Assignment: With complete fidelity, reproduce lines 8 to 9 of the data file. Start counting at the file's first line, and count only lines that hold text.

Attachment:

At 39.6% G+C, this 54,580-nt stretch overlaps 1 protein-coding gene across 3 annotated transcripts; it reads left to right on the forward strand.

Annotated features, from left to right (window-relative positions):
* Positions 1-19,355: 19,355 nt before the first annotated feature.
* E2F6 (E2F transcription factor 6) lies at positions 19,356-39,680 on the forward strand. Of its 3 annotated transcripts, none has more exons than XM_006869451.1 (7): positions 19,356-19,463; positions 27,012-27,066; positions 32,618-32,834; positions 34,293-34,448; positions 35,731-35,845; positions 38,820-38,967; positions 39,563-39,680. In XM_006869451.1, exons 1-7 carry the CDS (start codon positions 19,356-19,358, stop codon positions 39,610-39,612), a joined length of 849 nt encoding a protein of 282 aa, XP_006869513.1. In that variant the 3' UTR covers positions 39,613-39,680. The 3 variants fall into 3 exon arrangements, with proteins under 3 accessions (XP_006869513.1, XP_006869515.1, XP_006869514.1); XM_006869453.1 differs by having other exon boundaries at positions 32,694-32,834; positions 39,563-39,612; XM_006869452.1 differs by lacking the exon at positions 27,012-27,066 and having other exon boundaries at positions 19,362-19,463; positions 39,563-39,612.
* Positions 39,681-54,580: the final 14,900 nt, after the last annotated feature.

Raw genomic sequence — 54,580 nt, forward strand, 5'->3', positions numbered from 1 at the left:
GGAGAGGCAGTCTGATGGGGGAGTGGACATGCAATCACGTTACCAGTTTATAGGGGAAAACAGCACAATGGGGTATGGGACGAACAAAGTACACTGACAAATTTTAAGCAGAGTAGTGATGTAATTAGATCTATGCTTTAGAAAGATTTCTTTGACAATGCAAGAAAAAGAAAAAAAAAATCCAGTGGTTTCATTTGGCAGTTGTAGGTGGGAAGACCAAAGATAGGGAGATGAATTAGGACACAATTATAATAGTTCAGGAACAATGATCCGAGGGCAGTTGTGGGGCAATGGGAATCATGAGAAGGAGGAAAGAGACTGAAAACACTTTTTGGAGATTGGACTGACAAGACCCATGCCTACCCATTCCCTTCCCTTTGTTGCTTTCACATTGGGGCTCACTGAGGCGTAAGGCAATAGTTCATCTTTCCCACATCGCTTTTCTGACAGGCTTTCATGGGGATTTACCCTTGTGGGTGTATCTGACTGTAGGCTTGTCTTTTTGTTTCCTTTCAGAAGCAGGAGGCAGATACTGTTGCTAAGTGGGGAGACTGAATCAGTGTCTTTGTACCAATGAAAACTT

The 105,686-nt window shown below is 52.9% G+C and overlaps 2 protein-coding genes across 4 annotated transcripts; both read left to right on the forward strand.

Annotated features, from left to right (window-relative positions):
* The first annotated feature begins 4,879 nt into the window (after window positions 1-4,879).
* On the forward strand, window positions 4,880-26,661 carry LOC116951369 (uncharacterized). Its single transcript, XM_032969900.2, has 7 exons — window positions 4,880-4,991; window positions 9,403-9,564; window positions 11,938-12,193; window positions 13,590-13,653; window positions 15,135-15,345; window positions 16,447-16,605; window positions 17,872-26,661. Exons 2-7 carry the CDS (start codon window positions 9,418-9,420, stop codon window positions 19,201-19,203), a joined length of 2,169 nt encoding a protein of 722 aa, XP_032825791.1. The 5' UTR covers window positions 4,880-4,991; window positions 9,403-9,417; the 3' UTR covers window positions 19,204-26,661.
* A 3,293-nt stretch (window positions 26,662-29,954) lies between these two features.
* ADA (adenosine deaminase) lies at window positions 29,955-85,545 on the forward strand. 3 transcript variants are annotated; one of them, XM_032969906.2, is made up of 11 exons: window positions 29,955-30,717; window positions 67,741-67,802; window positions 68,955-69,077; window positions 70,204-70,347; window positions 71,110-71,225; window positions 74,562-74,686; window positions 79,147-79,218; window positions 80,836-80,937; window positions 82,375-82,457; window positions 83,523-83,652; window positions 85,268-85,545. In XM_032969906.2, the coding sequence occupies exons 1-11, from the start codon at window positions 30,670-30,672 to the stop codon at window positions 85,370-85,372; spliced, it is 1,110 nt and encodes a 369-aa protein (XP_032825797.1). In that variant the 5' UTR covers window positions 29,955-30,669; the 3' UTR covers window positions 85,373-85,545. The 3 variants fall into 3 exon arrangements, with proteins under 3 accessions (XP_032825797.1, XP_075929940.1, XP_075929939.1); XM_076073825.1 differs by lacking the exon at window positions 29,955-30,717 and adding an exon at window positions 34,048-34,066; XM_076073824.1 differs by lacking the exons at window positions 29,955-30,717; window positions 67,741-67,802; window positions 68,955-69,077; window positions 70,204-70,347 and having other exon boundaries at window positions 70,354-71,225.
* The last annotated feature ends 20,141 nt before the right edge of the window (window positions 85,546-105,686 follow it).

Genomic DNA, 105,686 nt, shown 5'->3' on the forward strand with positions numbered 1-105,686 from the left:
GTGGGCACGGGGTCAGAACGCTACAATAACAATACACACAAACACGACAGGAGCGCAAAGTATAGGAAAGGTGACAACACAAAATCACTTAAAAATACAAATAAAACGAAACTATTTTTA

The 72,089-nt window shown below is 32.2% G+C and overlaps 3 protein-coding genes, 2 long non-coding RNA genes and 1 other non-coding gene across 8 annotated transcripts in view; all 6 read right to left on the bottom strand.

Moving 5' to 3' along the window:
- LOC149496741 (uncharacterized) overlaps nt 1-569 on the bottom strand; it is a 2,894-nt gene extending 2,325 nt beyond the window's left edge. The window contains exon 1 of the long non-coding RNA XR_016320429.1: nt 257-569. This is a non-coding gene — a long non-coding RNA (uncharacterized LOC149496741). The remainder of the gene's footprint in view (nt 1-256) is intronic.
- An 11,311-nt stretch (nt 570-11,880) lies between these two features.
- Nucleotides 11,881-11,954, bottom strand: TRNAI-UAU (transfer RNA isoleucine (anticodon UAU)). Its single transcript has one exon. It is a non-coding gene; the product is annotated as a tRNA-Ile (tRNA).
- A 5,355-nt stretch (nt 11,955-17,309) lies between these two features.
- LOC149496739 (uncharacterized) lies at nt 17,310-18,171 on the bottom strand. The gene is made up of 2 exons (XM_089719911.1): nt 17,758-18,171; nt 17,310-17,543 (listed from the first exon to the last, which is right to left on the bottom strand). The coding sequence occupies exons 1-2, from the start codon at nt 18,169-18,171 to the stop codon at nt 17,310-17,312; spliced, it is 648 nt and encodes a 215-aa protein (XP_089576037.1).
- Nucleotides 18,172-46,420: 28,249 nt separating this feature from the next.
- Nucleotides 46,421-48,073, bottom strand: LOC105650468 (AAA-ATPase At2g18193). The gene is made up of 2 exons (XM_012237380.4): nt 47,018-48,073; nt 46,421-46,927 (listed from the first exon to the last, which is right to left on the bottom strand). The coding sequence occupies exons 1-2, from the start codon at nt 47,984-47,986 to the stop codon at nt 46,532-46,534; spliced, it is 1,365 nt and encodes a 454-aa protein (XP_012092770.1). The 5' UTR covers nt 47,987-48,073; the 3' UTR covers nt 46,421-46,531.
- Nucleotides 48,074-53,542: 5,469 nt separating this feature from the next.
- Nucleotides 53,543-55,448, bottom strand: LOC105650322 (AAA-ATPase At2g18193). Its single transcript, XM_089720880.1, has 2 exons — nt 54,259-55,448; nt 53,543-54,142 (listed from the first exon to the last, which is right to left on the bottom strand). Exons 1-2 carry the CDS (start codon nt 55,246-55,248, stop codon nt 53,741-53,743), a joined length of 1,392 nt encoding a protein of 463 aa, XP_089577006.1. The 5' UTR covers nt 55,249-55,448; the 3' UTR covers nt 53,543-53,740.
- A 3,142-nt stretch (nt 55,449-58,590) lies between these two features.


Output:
The 105,686-nt window shown below is 52.9% G+C and overlaps 2 protein-coding genes across 4 annotated transcripts; both read left to right on the forward strand.

Annotated features, from left to right (window-relative positions):